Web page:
After learning zhuyin, power up to Level 0 with easy zhuyin books in the following order:

1) Little Bear set (小熊看世界);

2) Frog and Toad set (青蛙與蟾蜍);

3) Little Fox set (小狐狸系列) from the Storybook Ferris Wheel collection (故事摩天輪);

4) any other Level 0 books on Guavarama’s list, and then move on to Level 1. See the photo of my bookshelf for suggestions.

At this point, additional supplementation with ANY book that interests the child is good. The goal is to develop reading speed/fluency.

It is paramount that the book is appropriate to comprehension level. Starting Magic Treehouse at this age may not help very much other than verify that the child knows zhuyin. For other good book sets at Level 0 and Level 1, please refer to Guavarama’s post on building a Chinese library.

Ages 6-9: Now you are well along on your journey together. You will perceive the improvements in vocabulary and idiom knowledge gained simply through extensive reading.

It probably happens like this—the child uses a word or idiom you know you never taught. Then you ask your spouse, or the tutor, or the grandparents, but each denies it. Then you ask your child if she learned the word from a book. And she will simply shrug her shoulders and look at you with a blank expression. But you know it had to be the books!

At this point allow yourself a pat on the back for a job well done, but do not rest on the laurels. Continue reading daily!

Other book sets appropriate for this age range include the remainder of the Storybook Ferris Wheel collection (故事摩天輪); the Reading 123 set (閱讀123); and the Magic Treehouse set (神奇樹屋).

The photo represents ~30% of my Chinese book collection and nearly all of the books I have used so far after the pre-reading stage. Top shelf: Sagebooks 500, Greenfield I Can Read, and Greenfield Magic Box. Middle shelf: Level 0 and some Level 1 books. Bottom shelf: picture books.

The photo represents ~30% of my Chinese book collection and nearly all of the books I have used so far after the pre-reading stage. Top shelf: Sagebooks 500, Greenfield I Can Read, and Greenfield Magic Box. Middle shelf: Level 0 and some Level 1 books. Bottom shelf: picture books.

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Alex Pang asked me to include the updated version of his bookshelf which added some books and rearranged books in reading level.

15 Tips for Using Sagebooks

Sagebooks*A/N: For more information and a basic background about Sagebooks, please refer to my previous posts or GuavaRama’s previous posts. This post is part of a mini-series on Sagebooks and might not make as much sense without context.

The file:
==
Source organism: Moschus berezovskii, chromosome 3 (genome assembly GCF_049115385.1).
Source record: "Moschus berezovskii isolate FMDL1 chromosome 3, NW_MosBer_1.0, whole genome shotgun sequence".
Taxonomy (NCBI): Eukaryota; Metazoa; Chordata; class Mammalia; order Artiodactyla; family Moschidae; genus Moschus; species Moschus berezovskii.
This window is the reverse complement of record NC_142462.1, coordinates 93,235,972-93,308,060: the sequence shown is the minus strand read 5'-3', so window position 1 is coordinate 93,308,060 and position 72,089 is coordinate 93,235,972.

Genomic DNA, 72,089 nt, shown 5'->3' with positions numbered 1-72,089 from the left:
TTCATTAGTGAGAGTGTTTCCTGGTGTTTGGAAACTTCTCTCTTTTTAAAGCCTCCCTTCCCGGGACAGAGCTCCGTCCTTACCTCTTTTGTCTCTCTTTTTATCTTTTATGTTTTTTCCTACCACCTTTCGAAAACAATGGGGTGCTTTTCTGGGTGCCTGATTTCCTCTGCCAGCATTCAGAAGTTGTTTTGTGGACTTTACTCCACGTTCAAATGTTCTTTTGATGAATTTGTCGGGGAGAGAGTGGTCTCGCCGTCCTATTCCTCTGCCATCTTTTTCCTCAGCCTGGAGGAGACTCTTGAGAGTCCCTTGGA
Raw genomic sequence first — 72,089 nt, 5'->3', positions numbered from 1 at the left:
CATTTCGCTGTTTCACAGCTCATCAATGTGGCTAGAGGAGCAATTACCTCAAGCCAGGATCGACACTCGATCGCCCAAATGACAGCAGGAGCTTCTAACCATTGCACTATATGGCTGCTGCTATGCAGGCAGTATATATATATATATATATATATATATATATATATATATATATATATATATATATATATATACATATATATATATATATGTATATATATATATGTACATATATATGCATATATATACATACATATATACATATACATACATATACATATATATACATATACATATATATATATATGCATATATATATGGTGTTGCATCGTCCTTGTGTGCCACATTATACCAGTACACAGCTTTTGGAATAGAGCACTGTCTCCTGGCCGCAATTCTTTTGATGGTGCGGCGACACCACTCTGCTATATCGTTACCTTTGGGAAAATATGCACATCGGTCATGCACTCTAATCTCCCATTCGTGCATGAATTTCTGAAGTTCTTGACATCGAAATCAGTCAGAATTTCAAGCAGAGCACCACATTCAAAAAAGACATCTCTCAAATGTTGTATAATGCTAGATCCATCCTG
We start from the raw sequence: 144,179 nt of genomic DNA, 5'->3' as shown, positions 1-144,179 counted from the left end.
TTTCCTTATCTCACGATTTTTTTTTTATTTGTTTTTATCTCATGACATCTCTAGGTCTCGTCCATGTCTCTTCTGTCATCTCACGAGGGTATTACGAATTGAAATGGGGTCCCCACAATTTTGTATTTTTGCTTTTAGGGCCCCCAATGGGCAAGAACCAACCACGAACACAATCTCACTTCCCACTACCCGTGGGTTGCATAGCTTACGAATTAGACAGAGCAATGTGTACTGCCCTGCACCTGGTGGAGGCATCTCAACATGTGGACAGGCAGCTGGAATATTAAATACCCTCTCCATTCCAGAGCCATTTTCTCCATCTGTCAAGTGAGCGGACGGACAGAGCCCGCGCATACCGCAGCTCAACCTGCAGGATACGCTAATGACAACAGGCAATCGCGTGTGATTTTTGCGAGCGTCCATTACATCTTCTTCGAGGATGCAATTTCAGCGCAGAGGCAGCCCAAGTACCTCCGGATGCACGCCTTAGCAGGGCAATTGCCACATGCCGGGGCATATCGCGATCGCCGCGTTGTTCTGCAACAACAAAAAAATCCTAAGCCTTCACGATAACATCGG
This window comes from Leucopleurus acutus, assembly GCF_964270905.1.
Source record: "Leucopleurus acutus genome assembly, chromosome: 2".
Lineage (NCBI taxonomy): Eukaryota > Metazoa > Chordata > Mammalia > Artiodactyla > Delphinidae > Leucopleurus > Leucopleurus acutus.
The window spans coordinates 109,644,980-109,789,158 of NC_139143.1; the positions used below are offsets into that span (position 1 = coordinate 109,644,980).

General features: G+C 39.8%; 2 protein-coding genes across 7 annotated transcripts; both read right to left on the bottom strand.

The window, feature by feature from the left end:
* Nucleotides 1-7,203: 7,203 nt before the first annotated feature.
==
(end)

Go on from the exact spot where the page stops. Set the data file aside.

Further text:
So, now that you’ve purchased your Sagebooks set and are ready to go, what now? Well, the books are designed so well that really, you only need to go through the books a chapter at a time.

However, since I’ve gone through the set with Cookie Monster (6) and am halfway through with Gamera (4), I have come up with a few tips that may help.

Here we go:

1) Be fluent in Mandarin. 

I know. I sound like a jerk, but it’s true. So true that I felt it important to reiterate, and if you care about why, follow the link.

Remember, Sagebooks was written for people who speak Chinese and live in a Chinese environment. It was NOT written for people learning Chinese as a second language.

2) Do Sagebooks with other people. 

By that, I don’t mean that you have a Sagebooks class with other kids. (Although, if you want to, that’s great!) I just mean that you each are going through Sagebooks on your own timetable with your own kids in your own home.

Even though mentally I realized that someone else’s child being “ahead of” or “behind” my own children’s progress had no actual effect on Cookie Monster or Gamera’s Chinese character retention, it was still a helpful goad. Use your natural competitive tendencies for good, not evil!

The main reason why it’s helpful, though, is that the kids have a shared experience (and so do you). You have peers you can ask questions or discuss ideas with. Your kids know that they are not the only people in the world learning these books.

You can even record videos of your kids reading excerpts as well as have them see other kids reading excerpts. This way, they can see that there are other kids going through the same thing. (Okokok. Really, just to show off. Who cares if it makes them want to learn?)

Similarly, if you have more than one child going through Sagebooks, it works the same way. Cookie Monster had been a bit lazy with his readings and often bragged that he knew a lot more characters than Gamera. However, when he realized that his little sister was catching up to him (she zoomed through 2 sets very quickly), that knowledge lit a fire under his ass and he scrambled to keep his “lead.”

As long as it doesn’t damage your kids psychologically, I have no problem using good-natured competition to get things done.

3) Be consistent.  

When I first started with Cookie Monster and Gamera, several days (sometimes up to a week) would pass before we would go through the books again. Since I really wanted to make sure they remembered the characters we went over last time, we started books over many a time.

That was incredibly frustrating.

Just avoid that altogether by being consistent. (And by that, it doesn’t have to be every day – but perhaps no more than 1-2 days apart. Especially if you are literally starting from scratch.)

4) Stop immediately if your kid is tired or frustrated. 

Pay attention to both yourself and your child.

It may seem counterintuitive but as soon as you notice either your own or your kid’s impatience or frustration, stop. (Even if it is just slowly creeping upon you.)

Pushing through rarely ends well.